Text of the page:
At a time when the opposition is trying hard to push a narrative that the business eco-system is in dire situations and banks are in dismal position, the World Bank’s Ease of Doing Business report 2020 duly lays focus on India’s insolvency process and explains how it is playing a crucial role in bringing ease in the business. In our earlier articles, we have explained how the NPA mess in banking is the creation of the UPA government and how various measures including the Insolvency and Bankruptcy law have been effectively addressing the issue.
It is common sense that the lack of a proper resolution process in any business causes stress on banks, creditors and also the firm that is unable to pay back. This vicious circle needs to be broken at some point and India is achieving it by introducing the resolution process in 2016. The World Bank’s Ease of Doing Business report 2020 has recognised it duly and spent a considerable space in the booklet to acknowledge the India model of insolvency resolution.
The Importance EODB Report Gives to Insolvency Procedure
The report notes, “since Doing Business 2006, more than 40 economies have adopted reforms implementing or strengthening reorganization procedures to resolve insolvency. Having reorganization procedures reduces failure rates of small and medium-size enterprises and prevents the liquidation of insolvent but viable businesses.
In 2018/19, 115 economies implemented 294 business regulatory reforms across the 10 areas measured by Doing Business. Most of these reforms addressed aspects of starting a business, dealing with construction permits, getting electricity, and paying taxes; the least reformed area was resolving insolvency.”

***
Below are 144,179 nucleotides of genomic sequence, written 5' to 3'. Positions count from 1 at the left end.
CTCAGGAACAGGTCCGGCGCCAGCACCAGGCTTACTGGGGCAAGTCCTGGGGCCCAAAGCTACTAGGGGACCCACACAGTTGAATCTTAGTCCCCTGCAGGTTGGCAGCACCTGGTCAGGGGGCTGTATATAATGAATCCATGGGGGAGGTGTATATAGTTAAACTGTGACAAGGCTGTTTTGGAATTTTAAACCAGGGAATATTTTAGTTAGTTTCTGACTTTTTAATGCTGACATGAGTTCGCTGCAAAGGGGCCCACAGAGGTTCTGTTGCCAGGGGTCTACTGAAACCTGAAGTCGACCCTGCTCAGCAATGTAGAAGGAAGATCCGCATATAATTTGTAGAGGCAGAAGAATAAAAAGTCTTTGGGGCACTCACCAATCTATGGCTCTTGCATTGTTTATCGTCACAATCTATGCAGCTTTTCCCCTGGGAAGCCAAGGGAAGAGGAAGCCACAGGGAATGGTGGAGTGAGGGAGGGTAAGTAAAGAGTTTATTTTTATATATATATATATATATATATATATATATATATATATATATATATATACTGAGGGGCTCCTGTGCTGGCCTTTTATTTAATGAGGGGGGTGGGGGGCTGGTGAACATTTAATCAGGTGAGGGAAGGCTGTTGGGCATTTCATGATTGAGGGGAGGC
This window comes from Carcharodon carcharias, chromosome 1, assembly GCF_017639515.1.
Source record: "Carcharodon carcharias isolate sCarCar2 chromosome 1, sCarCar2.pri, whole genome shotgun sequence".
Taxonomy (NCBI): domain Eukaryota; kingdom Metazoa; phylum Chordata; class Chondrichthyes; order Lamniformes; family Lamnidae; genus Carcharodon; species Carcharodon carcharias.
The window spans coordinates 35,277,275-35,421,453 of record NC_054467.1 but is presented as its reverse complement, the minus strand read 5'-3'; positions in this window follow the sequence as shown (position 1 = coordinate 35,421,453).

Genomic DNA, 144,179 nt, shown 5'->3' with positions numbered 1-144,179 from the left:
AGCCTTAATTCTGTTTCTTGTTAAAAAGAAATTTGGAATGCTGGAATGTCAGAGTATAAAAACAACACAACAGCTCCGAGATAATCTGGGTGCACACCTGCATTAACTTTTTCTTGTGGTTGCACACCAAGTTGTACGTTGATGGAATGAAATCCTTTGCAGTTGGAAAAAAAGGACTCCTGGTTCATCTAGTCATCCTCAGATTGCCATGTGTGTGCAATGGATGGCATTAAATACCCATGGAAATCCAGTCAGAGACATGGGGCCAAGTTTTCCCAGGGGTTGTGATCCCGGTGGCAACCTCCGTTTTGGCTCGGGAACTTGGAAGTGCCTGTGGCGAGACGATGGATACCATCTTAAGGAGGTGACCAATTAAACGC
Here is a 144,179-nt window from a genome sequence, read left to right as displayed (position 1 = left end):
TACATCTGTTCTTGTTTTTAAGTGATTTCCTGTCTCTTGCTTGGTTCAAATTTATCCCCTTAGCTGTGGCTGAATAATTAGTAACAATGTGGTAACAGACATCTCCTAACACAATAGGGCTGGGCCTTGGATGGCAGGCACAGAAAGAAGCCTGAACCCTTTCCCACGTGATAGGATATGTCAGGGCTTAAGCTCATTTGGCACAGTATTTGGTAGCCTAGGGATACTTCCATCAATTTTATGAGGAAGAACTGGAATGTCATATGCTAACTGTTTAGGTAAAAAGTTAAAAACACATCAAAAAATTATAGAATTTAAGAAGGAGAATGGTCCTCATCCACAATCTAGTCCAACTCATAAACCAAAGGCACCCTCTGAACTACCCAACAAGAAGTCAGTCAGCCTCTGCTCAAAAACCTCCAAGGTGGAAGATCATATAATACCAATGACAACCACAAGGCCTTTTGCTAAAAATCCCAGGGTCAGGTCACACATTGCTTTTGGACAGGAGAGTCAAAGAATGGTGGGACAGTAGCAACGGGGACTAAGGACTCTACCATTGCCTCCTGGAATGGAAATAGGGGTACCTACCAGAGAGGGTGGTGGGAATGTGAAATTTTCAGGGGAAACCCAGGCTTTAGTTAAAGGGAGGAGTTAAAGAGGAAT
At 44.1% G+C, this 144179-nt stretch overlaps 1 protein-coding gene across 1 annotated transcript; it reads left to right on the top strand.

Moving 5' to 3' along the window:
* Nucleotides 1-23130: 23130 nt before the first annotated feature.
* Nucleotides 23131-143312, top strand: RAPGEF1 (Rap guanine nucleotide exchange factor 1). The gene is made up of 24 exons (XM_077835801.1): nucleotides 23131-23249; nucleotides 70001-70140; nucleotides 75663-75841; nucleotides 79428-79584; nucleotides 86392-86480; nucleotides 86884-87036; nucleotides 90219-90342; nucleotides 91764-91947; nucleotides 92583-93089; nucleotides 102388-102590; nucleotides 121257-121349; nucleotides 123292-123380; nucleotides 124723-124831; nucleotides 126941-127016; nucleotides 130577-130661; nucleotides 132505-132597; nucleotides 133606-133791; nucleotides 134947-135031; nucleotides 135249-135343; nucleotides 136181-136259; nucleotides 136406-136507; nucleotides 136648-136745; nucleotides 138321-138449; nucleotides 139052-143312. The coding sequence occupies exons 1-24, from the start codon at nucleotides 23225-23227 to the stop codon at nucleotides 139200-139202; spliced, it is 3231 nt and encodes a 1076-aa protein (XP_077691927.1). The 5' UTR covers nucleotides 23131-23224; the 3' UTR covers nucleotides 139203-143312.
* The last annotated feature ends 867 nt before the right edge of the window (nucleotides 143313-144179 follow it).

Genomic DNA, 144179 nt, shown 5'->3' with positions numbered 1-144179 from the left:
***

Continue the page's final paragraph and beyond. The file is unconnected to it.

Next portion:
How India Performed in This Least Reformed Area
The World Bank’s EODB report 2020 notes that “the case of India provides an example of successful implementation of reorganization procedures.” Then it goes on to acknowledge these salient features related to India’s Insolvency process.
- Before the implementation of the insolvency reform in 2016, it was very burdensome for secured creditors to seize companies in default of their loans.
- The very lengthy and burdensome foreclosure proceedings that lasted almost five years, making efficient recovery almost impossible.
- With the reorganization procedure available, companies have effective tools to restore financial viability, and creditors have access to better tools to successfully negotiate and have greater chances to revert the money loaned at the end of insolvency proceedings.
- The report points out, “since its implementation, more than 2,000 companies have used the new law. Of these, about 470 have commenced liquidation and more than 120 have approved reorganization plans.”
- Despite some challenges in the implementation of the reform, the number of reorganizations in India has been gradually increasing.
- Overall recovery rate has improved from 27 to 72 cents on the dollar.
UPA had left both the banking sector and the corporate sector in a mess. The Insolvency and Bankruptcy Code implemented by the NDA government has addressed both the sectors without any fear or favour. As the World Bank report itself asserts, the insolvency process is conducive for any economy to facilitate a transparent business eco-system. In this context, India’s implementation of insolvency law is not a cosmetic change but a structural reform that will energise the business and finance sectors in the days to come.
The world has taken note of it. It is time for those who still ask ‘where are the structural reforms’ also to take note.